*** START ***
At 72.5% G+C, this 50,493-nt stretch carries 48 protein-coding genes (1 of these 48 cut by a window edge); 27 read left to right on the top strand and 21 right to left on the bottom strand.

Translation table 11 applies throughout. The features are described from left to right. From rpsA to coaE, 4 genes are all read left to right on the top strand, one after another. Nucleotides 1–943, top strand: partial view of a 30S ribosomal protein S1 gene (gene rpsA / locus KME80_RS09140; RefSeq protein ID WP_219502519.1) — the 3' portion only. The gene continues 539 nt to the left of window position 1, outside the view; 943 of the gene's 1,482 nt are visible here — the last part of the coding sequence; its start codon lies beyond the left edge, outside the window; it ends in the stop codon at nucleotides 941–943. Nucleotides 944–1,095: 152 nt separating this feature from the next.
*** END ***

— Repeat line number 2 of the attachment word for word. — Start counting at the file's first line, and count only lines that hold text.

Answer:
Translation table 11 applies throughout. The features are described from left to right. From rpsA to coaE, 4 genes are all read left to right on the top strand, one after another. Nucleotides 1–943, top strand: partial view of a 30S ribosomal protein S1 gene (gene rpsA / locus KME80_RS09140; RefSeq protein ID WP_219502519.1) — the 3' portion only. The gene continues 539 nt to the left of window position 1, outside the view; 943 of the gene's 1,482 nt are visible here — the last part of the coding sequence; its start codon lies beyond the left edge, outside the window; it ends in the stop codon at nucleotides 941–943. Nucleotides 944–1,095: 152 nt separating this feature from the next.